Evidence of ancient communities found in remote parts of Amazon

Researchers thought early human populations in South America lived only near major waterways, but the latest discovery suggests early Amazonian communities occupied the most remote portions of the rainforest.
By Brooks Hays  |  March 28, 2018 at 11:27 AM
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March 28 (UPI) -- Archaeologists have discovered manmade earthworks in the remote rainforest of Brazil, a region thought uninhabited by humans.

Researchers thought early human populations in South America lived only near major waterways, but the latest discovery suggests early Amazonian communities occupied the most remote portions of the rainforest.

Vast swaths of the Amazonian rainforest remains unexplored by archaeologists. The latest finds suggest more communities are out there waiting to be discovered.

Researchers surveyed a patch of rainforest encompassing 155,000 square miles and found 81 geoglyphs, manmade mounds and ditches. Scientists estimate more than 1,300 geoglyphs are scattered across Southern Amazonia.

The findings, published this week in the journal Nature Communications, offer further proof that humans have been shaping the geography of the Amazon for thousands of years.

"There is a common misconception that the Amazon is an untouched landscape, home to scattered, nomadic communities," Jonas Gregorio de Souza, an archaeologist at the University of Exeter, said in a news release. "This is not the case. We have found that some populations away from the major rivers are much larger than previously thought, and these people had an impact on the environment which we can still find today."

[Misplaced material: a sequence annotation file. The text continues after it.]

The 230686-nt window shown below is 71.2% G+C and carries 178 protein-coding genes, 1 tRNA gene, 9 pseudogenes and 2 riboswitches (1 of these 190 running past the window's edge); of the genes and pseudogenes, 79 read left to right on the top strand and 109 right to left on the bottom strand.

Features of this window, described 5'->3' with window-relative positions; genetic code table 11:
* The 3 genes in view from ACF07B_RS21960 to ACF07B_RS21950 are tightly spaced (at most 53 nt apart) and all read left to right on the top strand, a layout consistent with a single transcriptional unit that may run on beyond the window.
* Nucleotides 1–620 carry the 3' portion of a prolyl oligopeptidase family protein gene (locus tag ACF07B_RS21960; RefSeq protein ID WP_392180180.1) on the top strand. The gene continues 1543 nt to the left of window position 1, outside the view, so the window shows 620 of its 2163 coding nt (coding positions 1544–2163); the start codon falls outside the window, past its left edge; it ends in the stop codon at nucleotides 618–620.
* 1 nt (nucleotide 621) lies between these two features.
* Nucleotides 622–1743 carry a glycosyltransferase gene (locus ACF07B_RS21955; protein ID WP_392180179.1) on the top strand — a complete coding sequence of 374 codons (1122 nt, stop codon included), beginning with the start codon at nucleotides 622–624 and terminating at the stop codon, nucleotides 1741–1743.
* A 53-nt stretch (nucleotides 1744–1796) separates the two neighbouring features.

"The Amazon is crucial to regulating the Earth's climate, and knowing more about its history will help everyone make informed decisions about how it should be cared for in the future," de Souza said.

Researchers believe the square and circular-shaped ditches built by early Amazonian populations likely served the purpose of irrigation, allowing people to clear the forest for growing crops without sacrificing access to water.

As new surveys are conducted in previously unexplored portions of the Amazon, scientists expect to find more evidence of ancient communities.

"We are gradually piecing together more and more information about the history of the largest rainforest on the planet," Exeter professor José Iriarte said. "Our research shows we need to re-evaluate the history of the Amazon. It certainly wasn't an area populated only near the banks of large rivers, and the people who lived there did change the landscape. The area we surveyed had a population of at least tens of thousands."

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